Finally, after weeks of careful monitoring, two flowers of the Itoh peony ‘Bartzella’ (below) opened on Sunday. On Wednesday, petals of one bloom had fallen to the ground, and the second was fading quickly. A second peony ,’Karl Rosenfield’ (second photo below) began flowering earlier and will hang on at least for a few more days, I expect. Since peonies are notoriously short in bloom, the gardener is advised not to skip days touring the garden.
I am delighted to see flowers on ‘Bartzella’ after two years without, and several other peonies have been carelessly placed in slightly too much shade so growth is tall and spindly and flowers immediately arch to the ground, even in dry weather. The scrawny peonies should be easily transplanted, but well drained areas in full sun are a bit hard to come by, and always there are other priorities for sunny spots.
In recent years there have been no more than a few flowers on two Rhododendron myrtifolium (above), but this spring both are loaded. As is typically the case, I haven’t a clue why, and while I’ve been mildly disappointed when it had such a meager show, I am of course quite pleased today. Now that there are flowers, so there’s a reason to take a closer look, I notice lacebug damage on both rhododendrons. Larger leaf rhodos rarely suffer this problem that is common on azaleas, but the leaves of myrtifolium are no larger than most azaleas. I don’t treat for insect or disease problems that are quite rare despite no intervention on my part, and other than spoiling the attractive green foliage lacebugs are rarely a problem.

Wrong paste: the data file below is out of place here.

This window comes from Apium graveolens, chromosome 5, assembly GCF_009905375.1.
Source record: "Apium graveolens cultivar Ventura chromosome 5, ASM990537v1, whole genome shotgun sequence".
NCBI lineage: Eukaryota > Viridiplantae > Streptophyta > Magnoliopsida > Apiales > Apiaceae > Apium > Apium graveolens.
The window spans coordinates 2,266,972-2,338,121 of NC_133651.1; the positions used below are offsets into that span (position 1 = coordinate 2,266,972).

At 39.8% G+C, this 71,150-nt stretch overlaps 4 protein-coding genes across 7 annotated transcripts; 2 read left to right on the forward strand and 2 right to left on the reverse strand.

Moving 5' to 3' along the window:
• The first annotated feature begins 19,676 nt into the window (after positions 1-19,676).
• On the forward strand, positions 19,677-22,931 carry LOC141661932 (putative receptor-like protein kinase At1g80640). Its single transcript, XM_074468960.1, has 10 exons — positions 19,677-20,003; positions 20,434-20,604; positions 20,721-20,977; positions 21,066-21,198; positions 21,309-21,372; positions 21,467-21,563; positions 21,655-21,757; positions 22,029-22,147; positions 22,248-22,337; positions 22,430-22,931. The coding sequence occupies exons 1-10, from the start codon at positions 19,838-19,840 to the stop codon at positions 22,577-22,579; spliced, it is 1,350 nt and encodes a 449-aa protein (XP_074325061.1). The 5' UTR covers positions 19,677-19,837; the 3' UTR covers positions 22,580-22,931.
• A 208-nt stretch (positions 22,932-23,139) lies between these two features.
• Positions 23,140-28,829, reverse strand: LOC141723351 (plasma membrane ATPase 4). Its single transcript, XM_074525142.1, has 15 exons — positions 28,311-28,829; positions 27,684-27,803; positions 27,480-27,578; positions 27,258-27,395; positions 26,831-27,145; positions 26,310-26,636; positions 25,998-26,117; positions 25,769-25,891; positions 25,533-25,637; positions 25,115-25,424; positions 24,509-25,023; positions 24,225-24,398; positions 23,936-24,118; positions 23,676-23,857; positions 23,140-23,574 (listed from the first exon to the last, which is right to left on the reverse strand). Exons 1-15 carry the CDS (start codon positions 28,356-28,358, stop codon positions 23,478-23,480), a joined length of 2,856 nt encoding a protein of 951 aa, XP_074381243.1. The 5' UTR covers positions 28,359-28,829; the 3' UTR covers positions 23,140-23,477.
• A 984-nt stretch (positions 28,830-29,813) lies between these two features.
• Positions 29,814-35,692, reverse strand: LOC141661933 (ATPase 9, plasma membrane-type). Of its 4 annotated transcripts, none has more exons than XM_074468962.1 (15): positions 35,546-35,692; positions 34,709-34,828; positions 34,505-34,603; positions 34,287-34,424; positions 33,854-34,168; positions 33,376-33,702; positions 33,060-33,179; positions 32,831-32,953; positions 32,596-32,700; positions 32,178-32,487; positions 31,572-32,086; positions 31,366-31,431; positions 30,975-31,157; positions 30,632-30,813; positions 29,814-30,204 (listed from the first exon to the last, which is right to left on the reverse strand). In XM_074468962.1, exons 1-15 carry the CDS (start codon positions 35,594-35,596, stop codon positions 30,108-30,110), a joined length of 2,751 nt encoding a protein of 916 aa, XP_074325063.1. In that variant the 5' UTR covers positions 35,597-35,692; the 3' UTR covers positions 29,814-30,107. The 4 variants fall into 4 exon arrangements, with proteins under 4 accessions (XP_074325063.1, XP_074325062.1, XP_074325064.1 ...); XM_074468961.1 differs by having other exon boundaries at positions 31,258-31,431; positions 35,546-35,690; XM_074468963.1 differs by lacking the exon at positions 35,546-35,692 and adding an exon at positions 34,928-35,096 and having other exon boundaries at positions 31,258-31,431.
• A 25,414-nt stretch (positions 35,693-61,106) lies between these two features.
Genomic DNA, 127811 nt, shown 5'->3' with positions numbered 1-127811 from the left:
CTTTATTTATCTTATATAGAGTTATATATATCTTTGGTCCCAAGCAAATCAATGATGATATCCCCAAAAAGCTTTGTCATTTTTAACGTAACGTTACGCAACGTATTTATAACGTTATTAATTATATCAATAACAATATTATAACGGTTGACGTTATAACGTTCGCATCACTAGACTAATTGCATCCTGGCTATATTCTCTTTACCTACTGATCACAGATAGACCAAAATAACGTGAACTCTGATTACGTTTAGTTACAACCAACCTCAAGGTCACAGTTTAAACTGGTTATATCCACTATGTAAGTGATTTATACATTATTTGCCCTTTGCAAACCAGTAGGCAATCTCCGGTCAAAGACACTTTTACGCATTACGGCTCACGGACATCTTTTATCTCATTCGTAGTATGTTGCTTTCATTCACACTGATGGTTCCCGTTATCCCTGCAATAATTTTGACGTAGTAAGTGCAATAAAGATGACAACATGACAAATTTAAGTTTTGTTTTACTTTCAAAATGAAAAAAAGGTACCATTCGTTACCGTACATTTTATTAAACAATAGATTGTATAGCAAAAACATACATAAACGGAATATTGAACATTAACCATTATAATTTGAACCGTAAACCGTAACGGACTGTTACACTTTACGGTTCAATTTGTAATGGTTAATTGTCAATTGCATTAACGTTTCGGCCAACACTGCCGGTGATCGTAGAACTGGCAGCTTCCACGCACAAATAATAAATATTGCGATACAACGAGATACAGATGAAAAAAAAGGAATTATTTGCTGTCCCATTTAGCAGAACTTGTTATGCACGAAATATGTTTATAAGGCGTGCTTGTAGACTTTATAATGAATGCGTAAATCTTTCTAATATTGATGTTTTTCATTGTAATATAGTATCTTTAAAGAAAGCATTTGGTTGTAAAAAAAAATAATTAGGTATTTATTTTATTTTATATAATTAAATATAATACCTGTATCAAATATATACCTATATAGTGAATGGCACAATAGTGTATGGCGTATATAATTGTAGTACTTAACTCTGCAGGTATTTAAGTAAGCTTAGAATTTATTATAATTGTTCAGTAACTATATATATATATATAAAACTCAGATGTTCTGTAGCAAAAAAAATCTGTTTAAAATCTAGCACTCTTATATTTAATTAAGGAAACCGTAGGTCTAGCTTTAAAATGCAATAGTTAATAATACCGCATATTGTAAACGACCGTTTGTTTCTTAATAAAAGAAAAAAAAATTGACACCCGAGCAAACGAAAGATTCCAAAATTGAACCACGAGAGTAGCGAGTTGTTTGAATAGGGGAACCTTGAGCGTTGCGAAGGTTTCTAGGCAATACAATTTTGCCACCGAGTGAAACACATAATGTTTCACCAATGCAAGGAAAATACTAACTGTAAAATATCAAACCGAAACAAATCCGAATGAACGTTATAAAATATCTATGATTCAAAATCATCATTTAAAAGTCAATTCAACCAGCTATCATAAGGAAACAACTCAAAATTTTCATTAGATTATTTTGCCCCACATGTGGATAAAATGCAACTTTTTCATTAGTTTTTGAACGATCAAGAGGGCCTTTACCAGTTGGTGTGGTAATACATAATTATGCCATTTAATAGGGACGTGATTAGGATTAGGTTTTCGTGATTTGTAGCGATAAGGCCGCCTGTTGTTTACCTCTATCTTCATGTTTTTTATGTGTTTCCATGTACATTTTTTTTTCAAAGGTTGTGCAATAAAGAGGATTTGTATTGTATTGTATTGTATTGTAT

Flowers on the upper branches of ‘Chardonnay Pearls’ deutzia (above) were damaged by freezes a few weeks ago, but the lower half flowered nicely, and a second, smaller shrub in half sun flowered later so it was not damaged. This one is now fading as two deutzias, ‘Magician’ (or ‘Magicien’, below) and ‘Yuki Cherry Blossom’ (second photo, below) reach their peak. ‘Yuki’ was planted in ground that I feared might be too damp, but it survived the worst of it in its first year, so it’s probable it will make it.
I notice the first flower cluster on the ‘Moonlight’ Japanese hydrangea (Schizophragma hydrangeoides ‘Moonlight’, above) vine transplanted several years ago when I became impatient after it failed to flower in its previous spot. The foliage of ‘Moonlight’ is quite nice, so flowers are a bonus, and now that there is one flower perhaps there will be more in the future. The variegated ‘Miranda’ (Hydrangea anomala petiolaris ‘Mirranda’, below) is slowly climbing into a blackgum at the forest’s edge, and here the bright variegation is adequate even if it never flowers.